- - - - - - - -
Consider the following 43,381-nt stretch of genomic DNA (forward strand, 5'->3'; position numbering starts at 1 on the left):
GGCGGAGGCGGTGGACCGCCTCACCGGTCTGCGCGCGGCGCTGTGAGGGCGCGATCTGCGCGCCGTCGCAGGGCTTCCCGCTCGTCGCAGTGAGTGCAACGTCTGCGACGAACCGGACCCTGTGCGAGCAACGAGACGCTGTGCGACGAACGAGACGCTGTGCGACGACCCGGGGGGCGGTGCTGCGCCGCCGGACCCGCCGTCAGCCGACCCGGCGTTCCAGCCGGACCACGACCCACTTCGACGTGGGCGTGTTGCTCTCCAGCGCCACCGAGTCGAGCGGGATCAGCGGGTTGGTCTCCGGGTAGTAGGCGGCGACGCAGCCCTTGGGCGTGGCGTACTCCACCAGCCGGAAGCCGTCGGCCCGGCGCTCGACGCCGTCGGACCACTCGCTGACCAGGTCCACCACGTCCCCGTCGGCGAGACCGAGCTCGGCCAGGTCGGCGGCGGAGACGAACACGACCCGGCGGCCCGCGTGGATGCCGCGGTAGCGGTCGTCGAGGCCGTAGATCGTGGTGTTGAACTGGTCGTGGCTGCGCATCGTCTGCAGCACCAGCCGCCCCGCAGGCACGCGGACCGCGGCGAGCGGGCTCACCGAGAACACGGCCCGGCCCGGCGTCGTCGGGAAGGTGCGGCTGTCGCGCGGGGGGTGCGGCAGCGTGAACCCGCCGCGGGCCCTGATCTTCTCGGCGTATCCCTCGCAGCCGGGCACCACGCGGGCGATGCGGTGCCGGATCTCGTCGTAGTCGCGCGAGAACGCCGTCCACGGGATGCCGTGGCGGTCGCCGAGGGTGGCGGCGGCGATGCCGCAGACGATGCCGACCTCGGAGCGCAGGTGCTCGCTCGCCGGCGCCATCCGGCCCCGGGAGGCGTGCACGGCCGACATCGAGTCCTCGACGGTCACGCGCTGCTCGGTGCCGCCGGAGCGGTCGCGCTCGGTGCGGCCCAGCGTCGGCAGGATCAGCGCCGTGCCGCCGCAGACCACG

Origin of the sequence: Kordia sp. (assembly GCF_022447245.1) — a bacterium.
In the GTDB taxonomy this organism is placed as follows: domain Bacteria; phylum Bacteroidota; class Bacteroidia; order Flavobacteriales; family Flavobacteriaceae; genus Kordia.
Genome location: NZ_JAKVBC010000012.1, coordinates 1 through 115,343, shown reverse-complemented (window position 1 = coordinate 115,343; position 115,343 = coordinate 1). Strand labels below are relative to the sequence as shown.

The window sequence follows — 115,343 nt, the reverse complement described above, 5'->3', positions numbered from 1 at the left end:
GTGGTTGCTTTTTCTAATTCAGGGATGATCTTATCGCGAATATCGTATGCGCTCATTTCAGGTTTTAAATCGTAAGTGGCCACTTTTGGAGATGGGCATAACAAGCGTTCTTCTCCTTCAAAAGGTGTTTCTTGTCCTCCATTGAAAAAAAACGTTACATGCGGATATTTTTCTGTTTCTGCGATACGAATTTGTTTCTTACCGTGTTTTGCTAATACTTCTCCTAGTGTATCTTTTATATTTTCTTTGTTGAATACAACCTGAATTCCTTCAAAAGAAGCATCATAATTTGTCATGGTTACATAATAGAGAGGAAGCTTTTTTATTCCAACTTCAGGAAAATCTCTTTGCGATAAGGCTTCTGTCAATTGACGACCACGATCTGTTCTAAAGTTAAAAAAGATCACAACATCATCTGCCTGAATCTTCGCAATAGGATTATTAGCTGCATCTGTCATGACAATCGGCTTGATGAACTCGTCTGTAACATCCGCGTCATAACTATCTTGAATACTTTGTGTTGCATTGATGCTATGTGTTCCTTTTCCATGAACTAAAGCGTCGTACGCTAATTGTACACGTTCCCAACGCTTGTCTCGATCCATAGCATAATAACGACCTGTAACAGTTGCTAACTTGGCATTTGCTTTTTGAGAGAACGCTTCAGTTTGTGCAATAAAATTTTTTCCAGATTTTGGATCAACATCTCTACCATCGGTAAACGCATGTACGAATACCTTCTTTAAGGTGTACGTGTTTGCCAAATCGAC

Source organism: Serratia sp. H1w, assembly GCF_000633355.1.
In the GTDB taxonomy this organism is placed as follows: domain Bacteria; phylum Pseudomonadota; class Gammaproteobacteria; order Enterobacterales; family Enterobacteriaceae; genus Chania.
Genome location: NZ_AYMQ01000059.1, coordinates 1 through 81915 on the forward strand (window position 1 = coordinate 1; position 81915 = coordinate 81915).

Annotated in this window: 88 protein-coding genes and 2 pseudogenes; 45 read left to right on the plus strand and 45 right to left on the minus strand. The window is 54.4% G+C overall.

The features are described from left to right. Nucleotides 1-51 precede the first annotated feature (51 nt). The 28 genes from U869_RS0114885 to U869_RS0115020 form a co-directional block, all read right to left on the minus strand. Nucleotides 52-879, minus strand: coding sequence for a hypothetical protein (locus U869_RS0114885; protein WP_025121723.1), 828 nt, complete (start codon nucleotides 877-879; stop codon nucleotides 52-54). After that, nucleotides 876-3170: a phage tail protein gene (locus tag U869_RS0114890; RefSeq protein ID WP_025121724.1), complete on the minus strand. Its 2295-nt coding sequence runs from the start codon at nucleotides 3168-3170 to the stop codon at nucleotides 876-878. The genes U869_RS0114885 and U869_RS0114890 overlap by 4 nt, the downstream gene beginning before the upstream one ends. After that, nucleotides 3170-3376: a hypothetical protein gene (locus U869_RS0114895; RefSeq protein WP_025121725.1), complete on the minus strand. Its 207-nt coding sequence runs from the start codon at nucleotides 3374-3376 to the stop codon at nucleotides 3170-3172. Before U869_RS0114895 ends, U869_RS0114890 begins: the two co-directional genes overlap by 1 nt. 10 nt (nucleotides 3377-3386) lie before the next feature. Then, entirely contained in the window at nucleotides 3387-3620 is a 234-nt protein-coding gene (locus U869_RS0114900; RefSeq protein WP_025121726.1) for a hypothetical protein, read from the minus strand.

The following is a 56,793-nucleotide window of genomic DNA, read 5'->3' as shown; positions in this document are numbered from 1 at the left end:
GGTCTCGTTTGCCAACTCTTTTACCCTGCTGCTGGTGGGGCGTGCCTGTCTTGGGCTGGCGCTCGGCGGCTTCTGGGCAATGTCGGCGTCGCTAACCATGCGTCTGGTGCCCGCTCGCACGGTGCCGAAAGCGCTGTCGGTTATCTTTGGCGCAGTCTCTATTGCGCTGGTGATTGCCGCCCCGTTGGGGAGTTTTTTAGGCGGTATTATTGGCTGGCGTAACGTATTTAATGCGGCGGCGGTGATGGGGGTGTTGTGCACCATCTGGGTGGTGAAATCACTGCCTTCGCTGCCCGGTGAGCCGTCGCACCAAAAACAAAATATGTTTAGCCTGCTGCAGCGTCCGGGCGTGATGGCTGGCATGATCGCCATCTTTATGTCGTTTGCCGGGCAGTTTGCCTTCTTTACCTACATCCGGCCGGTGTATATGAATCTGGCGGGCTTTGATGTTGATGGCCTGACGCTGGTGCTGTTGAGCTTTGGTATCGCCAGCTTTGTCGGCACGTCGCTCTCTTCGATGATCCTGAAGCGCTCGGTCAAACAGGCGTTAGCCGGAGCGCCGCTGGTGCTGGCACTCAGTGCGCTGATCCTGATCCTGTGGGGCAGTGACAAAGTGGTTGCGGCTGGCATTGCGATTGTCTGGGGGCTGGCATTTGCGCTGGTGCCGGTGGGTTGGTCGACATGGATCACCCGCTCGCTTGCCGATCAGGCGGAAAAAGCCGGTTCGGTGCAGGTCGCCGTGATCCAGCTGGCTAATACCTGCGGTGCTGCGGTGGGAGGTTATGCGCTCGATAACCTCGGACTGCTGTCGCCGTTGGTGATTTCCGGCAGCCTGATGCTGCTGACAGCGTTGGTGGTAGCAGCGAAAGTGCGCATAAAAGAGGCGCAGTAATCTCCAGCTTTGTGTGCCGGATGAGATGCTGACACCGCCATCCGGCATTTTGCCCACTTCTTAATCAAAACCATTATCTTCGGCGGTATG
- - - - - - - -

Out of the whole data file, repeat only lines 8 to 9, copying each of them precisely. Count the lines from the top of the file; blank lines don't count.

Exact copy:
Source organism: Serratia sp. H1w, assembly GCF_000633355.1.
In the GTDB taxonomy this organism is placed as follows: domain Bacteria; phylum Pseudomonadota; class Gammaproteobacteria; order Enterobacterales; family Enterobacteriaceae; genus Chania.